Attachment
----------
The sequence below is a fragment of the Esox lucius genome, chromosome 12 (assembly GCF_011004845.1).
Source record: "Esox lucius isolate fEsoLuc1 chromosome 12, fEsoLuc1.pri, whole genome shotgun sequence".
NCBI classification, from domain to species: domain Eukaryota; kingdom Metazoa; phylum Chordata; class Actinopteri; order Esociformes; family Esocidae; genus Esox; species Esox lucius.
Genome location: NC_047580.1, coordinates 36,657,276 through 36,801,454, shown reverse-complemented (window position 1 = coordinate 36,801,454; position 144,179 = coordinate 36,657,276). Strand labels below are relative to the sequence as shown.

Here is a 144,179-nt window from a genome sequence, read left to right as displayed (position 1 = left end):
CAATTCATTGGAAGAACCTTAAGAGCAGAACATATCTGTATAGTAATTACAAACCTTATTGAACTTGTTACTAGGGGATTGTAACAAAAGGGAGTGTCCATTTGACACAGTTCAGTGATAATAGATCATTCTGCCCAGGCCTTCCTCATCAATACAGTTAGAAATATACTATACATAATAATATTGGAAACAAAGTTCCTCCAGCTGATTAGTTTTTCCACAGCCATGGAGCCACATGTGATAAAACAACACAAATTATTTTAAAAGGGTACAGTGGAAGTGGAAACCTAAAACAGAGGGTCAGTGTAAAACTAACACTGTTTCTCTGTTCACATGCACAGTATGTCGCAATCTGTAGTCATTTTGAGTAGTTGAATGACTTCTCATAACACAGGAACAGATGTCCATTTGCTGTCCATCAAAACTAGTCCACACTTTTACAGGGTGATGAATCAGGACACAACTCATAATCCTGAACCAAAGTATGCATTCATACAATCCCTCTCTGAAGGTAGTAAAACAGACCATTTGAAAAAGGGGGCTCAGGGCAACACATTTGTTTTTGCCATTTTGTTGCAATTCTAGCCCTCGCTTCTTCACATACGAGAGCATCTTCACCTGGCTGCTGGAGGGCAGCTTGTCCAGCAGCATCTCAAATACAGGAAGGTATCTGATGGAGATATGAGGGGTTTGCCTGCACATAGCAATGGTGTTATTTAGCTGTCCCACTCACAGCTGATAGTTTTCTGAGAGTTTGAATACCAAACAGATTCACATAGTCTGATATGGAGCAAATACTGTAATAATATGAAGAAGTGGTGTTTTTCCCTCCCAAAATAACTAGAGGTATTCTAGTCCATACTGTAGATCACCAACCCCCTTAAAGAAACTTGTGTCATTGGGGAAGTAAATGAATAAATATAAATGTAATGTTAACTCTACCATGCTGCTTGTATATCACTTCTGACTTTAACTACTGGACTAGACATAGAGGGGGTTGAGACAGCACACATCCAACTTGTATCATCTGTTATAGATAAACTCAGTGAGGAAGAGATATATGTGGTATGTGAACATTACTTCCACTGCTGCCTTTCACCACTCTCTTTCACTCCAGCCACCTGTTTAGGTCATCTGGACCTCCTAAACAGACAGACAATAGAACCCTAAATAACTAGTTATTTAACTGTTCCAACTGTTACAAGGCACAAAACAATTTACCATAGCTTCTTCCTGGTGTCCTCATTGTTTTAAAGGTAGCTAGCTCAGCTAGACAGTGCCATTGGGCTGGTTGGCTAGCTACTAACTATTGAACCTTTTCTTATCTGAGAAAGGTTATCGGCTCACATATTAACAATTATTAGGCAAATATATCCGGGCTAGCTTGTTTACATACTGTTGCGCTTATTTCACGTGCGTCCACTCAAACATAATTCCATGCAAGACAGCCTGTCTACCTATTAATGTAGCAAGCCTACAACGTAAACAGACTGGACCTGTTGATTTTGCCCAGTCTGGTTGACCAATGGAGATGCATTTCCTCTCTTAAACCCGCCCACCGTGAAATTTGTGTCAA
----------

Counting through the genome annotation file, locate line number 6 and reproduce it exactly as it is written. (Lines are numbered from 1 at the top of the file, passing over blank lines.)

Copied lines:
CAATTCATTGGAAGAACCTTAAGAGCAGAACATATCTGTATAGTAATTACAAACCTTATTGAACTTGTTACTAGGGGATTGTAACAAAAGGGAGTGTCCATTTGACACAGTTCAGTGATAATAGATCATTCTGCCCAGGCCTTCCTCATCAATACAGTTAGAAATATACTATACATAATAATATTGGAAACAAAGTTCCTCCAGCTGATTAGTTTTTCCACAGCCATGGAGCCACATGTGATAAAACAACACAAATTATTTTAAAAGGGTACAGTGGAAGTGGAAACCTAAAACAGAGGGTCAGTGTAAAACTAACACTGTTTCTCTGTTCACATGCACAGTATGTCGCAATCTGTAGTCATTTTGAGTAGTTGAATGACTTCTCATAACACAGGAACAGATGTCCATTTGCTGTCCATCAAAACTAGTCCACACTTTTACAGGGTGATGAATCAGGACACAACTCATAATCCTGAACCAAAGTATGCATTCATACAATCCCTCTCTGAAGGTAGTAAAACAGACCATTTGAAAAAGGGGGCTCAGGGCAACACATTTGTTTTTGCCATTTTGTTGCAATTCTAGCCCTCGCTTCTTCACATACGAGAGCATCTTCACCTGGCTGCTGGAGGGCAGCTTGTCCAGCAGCATCTCAAATACAGGAAGGTATCTGATGGAGATATGAGGGGTTTGCCTGCACATAGCAATGGTGTTATTTAGCTGTCCCACTCACAGCTGATAGTTTTCTGAGAGTTTGAATACCAAACAGATTCACATAGTCTGATATGGAGCAAATACTGTAATAATATGAAGAAGTGGTGTTTTTCCCTCCCAAAATAACTAGAGGTATTCTAGTCCATACTGTAGATCACCAACCCCCTTAAAGAAACTTGTGTCATTGGGGAAGTAAATGAATAAATATAAATGTAATGTTAACTCTACCATGCTGCTTGTATATCACTTCTGACTTTAACTACTGGACTAGACATAGAGGGGGTTGAGACAGCACACATCCAACTTGTATCATCTGTTATAGATAAACTCAGTGAGGAAGAGATATATGTGGTATGTGAACATTACTTCCACTGCTGCCTTTCACCACTCTCTTTCACTCCAGCCACCTGTTTAGGTCATCTGGACCTCCTAAACAGACAGACAATAGAACCCTAAATAACTAGTTATTTAACTGTTCCAACTGTTACAAGGCACAAAACAATTTACCATAGCTTCTTCCTGGTGTCCTCATTGTTTTAAAGGTAGCTAGCTCAGCTAGACAGTGCCATTGGGCTGGTTGGCTAGCTACTAACTATTGAACCTTTTCTTATCTGAGAAAGGTTATCGGCTCACATATTAACAATTATTAGGCAAATATATCCGGGCTAGCTTGTTTACATACTGTTGCGCTTATTTCACGTGCGTCCACTCAAACATAATTCCATGCAAGACAGCCTGTCTACCTATTAATGTAGCAAGCCTACAACGTAAACAGACTGGACCTGTTGATTTTGCCCAGTCTGGTTGACCAATGGAGATGCATTTCCTCTCTTAAACCCGCCCACCGTGAAATTTGTGTCAA